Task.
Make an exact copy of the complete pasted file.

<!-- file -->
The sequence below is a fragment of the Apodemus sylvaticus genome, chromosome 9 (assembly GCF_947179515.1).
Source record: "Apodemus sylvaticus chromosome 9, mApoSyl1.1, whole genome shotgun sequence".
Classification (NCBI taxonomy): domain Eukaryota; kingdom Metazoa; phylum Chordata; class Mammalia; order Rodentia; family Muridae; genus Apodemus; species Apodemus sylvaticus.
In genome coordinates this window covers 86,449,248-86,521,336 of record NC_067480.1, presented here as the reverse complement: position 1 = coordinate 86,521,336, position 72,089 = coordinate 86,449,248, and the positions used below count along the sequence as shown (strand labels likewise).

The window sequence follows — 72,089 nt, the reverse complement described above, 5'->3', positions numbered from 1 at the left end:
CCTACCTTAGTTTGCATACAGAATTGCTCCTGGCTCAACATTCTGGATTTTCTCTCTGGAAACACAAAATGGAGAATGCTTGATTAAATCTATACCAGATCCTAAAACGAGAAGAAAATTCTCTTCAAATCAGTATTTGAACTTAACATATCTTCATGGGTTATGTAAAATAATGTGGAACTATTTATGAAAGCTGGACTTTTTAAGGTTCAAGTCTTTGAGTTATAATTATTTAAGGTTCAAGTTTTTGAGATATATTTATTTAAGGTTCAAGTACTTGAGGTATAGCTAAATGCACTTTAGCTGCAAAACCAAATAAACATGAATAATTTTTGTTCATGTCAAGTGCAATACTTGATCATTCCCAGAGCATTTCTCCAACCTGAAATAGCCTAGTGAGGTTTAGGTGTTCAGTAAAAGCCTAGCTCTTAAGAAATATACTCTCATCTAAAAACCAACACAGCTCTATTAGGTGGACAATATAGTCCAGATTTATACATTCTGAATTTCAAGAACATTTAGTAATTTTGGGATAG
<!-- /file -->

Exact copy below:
The sequence below is a fragment of the Apodemus sylvaticus genome, chromosome 9 (assembly GCF_947179515.1).
Source record: "Apodemus sylvaticus chromosome 9, mApoSyl1.1, whole genome shotgun sequence".
Classification (NCBI taxonomy): domain Eukaryota; kingdom Metazoa; phylum Chordata; class Mammalia; order Rodentia; family Muridae; genus Apodemus; species Apodemus sylvaticus.
In genome coordinates this window covers 86,449,248-86,521,336 of record NC_067480.1, presented here as the reverse complement: position 1 = coordinate 86,521,336, position 72,089 = coordinate 86,449,248, and the positions used below count along the sequence as shown (strand labels likewise).

The window sequence follows — 72,089 nt, the reverse complement described above, 5'->3', positions numbered from 1 at the left end:
CCTACCTTAGTTTGCATACAGAATTGCTCCTGGCTCAACATTCTGGATTTTCTCTCTGGAAACACAAAATGGAGAATGCTTGATTAAATCTATACCAGATCCTAAAACGAGAAGAAAATTCTCTTCAAATCAGTATTTGAACTTAACATATCTTCATGGGTTATGTAAAATAATGTGGAACTATTTATGAAAGCTGGACTTTTTAAGGTTCAAGTCTTTGAGTTATAATTATTTAAGGTTCAAGTTTTTGAGATATATTTATTTAAGGTTCAAGTACTTGAGGTATAGCTAAATGCACTTTAGCTGCAAAACCAAATAAACATGAATAATTTTTGTTCATGTCAAGTGCAATACTTGATCATTCCCAGAGCATTTCTCCAACCTGAAATAGCCTAGTGAGGTTTAGGTGTTCAGTAAAAGCCTAGCTCTTAAGAAATATACTCTCATCTAAAAACCAACACAGCTCTATTAGGTGGACAATATAGTCCAGATTTATACATTCTGAATTTCAAGAACATTTAGTAATTTTGGGATAG